Areas’ Marketing Campaigns Are In Full Swing, But Will The Weather Cooperate?

La Parva, Chile, sunset through the icicles. Credit: Casey Earle

For 2020, the ski season revolved around the multiple ills Chile has been suffering, including the ongoing drought that affected the skiing. This year would seem to be a continuation of those ills, including social and political unrest, economic suffering, and plague. In spite of all that, last year a few ski areas opened late in August, and the skiing was quite good. These were La Parva, El Colorado, and Corralco. Backcountry access was difficult due to covid restrictions.

Up until a few weeks ago, some optimism was brewing. Chile’s vaccination program had taken off strongly, Santiago had avoided a second wave, the elections for the constituents of the constitutional assembly were on for April 11, and rain had come to the central zone in January. Now, it would seem the Brazilian variant is ravaging the country, 90 percent of the inhabitants are in quarantine, hospitals are overflowing, and the elections are being postponed for a month. Riots flare up periodically, and the slow burn insurgency in Araucanía continues. Hard to be optimistic in this environment, but I will try.

Marketing announcing discounts for this season at La Parva. Credit: Casey Earle

The ski areas are certainly running their marketing campaigns like this season will actually happen with a semblance of normalcy.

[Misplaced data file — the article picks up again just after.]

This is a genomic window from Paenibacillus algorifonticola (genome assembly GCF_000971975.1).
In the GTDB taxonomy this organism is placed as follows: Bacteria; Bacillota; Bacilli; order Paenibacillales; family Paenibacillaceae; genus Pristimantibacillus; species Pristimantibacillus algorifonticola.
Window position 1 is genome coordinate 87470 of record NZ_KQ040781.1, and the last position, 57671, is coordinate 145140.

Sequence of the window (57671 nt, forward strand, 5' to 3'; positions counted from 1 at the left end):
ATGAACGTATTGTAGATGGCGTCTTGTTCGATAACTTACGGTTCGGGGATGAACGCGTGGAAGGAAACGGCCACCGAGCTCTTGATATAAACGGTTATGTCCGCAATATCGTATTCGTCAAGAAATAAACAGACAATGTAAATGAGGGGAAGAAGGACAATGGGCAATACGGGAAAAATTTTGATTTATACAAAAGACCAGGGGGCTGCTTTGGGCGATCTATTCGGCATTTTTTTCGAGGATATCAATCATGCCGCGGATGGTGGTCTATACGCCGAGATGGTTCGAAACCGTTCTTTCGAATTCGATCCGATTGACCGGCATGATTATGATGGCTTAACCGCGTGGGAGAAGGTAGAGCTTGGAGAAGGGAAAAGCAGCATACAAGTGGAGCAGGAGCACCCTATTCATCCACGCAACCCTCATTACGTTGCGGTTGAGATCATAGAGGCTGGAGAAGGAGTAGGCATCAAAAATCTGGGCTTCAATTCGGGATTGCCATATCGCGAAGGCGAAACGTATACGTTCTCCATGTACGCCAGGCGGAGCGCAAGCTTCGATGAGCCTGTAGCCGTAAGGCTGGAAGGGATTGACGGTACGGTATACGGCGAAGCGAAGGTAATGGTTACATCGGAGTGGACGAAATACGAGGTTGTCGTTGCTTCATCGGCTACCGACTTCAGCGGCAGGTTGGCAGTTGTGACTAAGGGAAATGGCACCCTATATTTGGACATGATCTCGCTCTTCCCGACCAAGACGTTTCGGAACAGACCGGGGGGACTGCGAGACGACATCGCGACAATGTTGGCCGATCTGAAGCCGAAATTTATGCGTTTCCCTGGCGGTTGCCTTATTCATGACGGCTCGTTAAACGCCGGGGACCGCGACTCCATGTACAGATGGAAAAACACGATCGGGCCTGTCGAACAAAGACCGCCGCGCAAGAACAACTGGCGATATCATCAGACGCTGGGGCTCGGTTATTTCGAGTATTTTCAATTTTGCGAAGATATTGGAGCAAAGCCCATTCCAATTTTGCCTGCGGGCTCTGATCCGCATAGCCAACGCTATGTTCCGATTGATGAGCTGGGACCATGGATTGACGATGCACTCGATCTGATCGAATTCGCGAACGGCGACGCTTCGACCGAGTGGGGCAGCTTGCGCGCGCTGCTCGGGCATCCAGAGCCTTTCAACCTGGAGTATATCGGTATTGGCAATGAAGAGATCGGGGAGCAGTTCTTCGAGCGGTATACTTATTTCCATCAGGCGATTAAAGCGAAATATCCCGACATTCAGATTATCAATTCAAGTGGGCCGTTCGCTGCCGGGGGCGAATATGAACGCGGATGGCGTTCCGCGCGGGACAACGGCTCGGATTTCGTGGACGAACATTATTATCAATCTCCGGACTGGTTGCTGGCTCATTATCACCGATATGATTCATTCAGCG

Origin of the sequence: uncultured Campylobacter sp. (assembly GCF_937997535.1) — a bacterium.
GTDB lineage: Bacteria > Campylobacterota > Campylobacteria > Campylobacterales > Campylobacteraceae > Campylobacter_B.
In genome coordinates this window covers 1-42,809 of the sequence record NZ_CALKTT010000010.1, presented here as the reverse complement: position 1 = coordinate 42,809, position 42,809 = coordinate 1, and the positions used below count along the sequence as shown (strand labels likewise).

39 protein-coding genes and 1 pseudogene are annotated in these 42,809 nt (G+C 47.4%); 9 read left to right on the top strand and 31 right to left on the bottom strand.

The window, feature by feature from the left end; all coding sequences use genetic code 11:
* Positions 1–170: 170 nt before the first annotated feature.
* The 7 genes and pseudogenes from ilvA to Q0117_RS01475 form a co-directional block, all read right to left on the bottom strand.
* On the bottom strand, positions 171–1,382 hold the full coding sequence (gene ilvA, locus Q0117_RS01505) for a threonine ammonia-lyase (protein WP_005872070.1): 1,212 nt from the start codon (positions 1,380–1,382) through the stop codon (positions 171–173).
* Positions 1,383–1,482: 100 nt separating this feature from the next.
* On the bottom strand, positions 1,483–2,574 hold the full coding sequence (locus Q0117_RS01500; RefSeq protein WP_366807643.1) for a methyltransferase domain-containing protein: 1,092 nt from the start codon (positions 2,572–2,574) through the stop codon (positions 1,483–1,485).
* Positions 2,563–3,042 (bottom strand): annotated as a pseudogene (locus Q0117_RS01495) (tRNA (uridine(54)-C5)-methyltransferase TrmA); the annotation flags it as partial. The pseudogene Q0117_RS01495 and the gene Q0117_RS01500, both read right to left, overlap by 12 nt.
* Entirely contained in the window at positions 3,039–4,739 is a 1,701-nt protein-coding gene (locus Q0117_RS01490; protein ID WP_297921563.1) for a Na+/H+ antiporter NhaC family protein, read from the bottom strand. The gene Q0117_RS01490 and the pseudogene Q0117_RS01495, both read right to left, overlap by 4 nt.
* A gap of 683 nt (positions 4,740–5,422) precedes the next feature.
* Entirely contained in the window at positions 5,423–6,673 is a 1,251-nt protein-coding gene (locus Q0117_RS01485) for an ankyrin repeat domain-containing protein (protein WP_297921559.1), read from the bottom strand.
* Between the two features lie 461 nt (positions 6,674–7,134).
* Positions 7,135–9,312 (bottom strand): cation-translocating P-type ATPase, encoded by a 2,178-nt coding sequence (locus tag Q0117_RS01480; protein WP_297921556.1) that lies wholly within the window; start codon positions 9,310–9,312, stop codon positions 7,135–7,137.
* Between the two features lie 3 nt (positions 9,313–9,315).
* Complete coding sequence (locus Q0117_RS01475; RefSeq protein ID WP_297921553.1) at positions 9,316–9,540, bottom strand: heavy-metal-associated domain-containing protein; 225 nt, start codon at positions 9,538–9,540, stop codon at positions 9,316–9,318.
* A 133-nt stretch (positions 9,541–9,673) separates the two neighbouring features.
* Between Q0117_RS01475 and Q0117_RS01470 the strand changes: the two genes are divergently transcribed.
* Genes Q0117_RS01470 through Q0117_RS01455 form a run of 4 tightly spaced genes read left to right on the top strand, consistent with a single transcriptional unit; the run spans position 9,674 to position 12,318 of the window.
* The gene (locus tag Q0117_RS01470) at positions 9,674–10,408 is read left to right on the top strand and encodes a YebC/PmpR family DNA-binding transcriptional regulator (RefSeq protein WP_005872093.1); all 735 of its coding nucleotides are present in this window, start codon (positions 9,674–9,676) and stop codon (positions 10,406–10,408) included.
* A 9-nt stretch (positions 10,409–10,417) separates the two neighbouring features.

La Parva touts their continuing commitment to opening the ski area, as they have done with their bike park during the summer.

Other areas are chomping at the bit to get the season going too, like Antillanca.

The dark spot is Valle Nevado, which is in arrears on a wide variety of debts, and recently initiated a chapter 11-type restructure of their obligations through to 2026, with large additional short term injections to keep the lifts turning. They cite the drought and covid as contributing factors to their woes.

In the weather department, the Chilean weather service just published their predictions for the fall (April, May, June).  Click here for details.

In summary, with rising subsurface temps in the central Pacific, the Niña has ended, and a neutral period begun (“La Nada”), but rainfall deficits are still expected. These will be most intense in the central zone, with the far south receiving excess rainfall. A El Niño event could occur late in 2021, if the warmer waters surge through to the southeastern Pacific, but that is highly unpredictable.

What really matters though is what sort of rainfall will happen from June on when most of the snow falls. I would not dare a prediction as drought has been the norm and is most likely to continue, but one (or god permitting, two) atmospheric rivers could change everything, as happened in late June 2020 under lockdown.

If you are thinking about a trip down this winter, it is probably unwise to plan just yet. That said, if the vaccination effort goes well, and those pesky variants calm down, possibilities for August are not out of the question.

Crossing our fingers!

Riding the Roca Jack “Va et Vient” with the US Ski Team. several seasons ago. Credit: Casey Earle

One Comment

  1. Ah…the Va et Vient…many terrified memories of that thing. But LOVED skiing S. America…Chile, Argentina. Incredible times. I knew Mimi Leatherby and stayed with her a couple of times while learning the history of the three resorts (before Valle Nevado was even an idea).

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